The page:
Pte. Arnott gets his "Blighty"
To the soldiers fighting in the front lines, England, just across the English Channel, presented a dream of escape. Unfortunately, the only way to get there was to be wounded badly enough to require prolonged hospitalization. Before long 'Blighty' (British army slang for England) and wound were almost synonymous.
IKA had felt fine up until September of 1917. At the time, the Battalion was involved in manning various trench positions in and around the city of Lens, France. The summer of 1917 was one of the wettest on record and in the early fall, IKA began to notice pain in his joints. The pain became more severe as the fall wore on. He must have been in some discomfort during Passchendaele, perhaps he found some relief during the Christmas break at Camblain Chatelain. As the Battalion began to move out on Jan 22nd, 1918, IKA must have realized he could not go on. He reported sick at Les Brebis on the 22nd.
The problem was obviously quite serious as IKA was sent to Lens that day. At No. 18 C.C.S. (Casualty Clearing Station) he was diagnosed with Valvular Disease of the Heart (VDH) also known as Acute Rheumatic Fever. IKA had his 'Blighty', the war was over for him but he was about to begin another battle, one just as serious as the front lines.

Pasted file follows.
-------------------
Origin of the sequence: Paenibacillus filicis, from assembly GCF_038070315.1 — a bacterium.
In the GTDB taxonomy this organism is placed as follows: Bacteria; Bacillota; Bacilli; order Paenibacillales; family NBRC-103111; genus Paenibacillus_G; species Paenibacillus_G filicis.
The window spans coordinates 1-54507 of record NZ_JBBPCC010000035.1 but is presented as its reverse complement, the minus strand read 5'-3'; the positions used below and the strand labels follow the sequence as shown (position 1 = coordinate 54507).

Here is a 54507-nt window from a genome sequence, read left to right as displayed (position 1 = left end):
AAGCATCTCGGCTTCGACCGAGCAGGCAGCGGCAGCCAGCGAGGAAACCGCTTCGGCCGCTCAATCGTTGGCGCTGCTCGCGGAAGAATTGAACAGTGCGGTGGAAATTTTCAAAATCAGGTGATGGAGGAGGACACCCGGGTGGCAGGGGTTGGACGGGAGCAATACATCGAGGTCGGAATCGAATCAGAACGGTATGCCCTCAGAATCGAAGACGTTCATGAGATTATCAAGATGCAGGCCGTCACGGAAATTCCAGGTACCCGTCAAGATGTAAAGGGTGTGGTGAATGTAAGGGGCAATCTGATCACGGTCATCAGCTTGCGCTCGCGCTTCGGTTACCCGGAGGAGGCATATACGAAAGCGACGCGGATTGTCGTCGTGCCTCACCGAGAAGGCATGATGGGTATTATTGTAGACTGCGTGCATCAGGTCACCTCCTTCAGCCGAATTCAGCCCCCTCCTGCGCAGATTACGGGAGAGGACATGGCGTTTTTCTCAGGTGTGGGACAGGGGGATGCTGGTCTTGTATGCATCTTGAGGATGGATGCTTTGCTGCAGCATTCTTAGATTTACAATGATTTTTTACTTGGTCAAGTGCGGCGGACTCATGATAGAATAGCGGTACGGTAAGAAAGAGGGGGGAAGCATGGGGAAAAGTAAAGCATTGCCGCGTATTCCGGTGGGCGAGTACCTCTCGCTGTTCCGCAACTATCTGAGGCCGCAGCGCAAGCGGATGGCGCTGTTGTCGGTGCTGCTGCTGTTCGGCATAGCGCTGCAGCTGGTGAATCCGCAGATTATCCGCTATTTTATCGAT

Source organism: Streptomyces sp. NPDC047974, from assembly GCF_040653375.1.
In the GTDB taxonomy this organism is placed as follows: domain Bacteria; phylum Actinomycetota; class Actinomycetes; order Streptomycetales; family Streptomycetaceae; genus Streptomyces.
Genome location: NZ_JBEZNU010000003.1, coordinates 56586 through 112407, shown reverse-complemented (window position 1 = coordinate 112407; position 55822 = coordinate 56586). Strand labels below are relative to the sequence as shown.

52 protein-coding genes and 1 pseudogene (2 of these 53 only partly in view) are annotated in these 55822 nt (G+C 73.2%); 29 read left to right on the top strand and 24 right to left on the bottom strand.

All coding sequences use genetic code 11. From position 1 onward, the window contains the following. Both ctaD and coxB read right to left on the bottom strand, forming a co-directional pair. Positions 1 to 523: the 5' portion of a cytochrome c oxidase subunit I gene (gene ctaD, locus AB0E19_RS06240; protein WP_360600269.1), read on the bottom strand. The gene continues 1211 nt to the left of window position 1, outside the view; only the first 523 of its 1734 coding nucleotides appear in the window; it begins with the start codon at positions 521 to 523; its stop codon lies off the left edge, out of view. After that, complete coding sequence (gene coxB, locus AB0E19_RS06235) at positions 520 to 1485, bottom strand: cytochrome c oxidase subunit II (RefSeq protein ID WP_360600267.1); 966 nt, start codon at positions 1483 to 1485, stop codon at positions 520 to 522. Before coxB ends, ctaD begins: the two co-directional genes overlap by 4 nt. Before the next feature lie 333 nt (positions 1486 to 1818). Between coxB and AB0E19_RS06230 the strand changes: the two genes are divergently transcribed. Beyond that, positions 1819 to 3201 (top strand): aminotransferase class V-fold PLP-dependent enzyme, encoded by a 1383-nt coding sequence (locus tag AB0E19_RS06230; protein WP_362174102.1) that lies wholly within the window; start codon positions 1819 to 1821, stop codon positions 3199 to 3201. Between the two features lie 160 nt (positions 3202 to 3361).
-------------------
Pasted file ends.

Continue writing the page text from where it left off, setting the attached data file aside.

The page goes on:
IKA remained in No. 18 C.C.S. until he was transfered to No. 8 General Hospital at Boulogne, France, on Feb. 3rd. Documentation also shows No. 8 may have been in Wimereux, which is just north of Boulogne. Of interesting note, Capt. John McCrae, of 'In Flanders Field' fame served at No 3 General Hospital in Boulogne. As mentioned earlier, he died on Jan. 28th, just 6 days before IKA came to the area.
IKA's stay here was another 8 days before he departed France for England. Thus, he left the continent and the 2nd Battalion. His first stop was Feb. 11th at King George Hospital in London, England. On February 18th he was officially "posted from the 2nd Battalion" (i.e. no longer considered part of it.) On Feb. 20th he was sent to No. 16 Canadian General (Ontario) Military Hospital at Orpington, Kent also near London. Here he would remain for the longest period of time, over 3 months, including his 23rd birthday. He was then 'invalided' back to Canada.
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Copyright © Tom Arnott, September, 1997.
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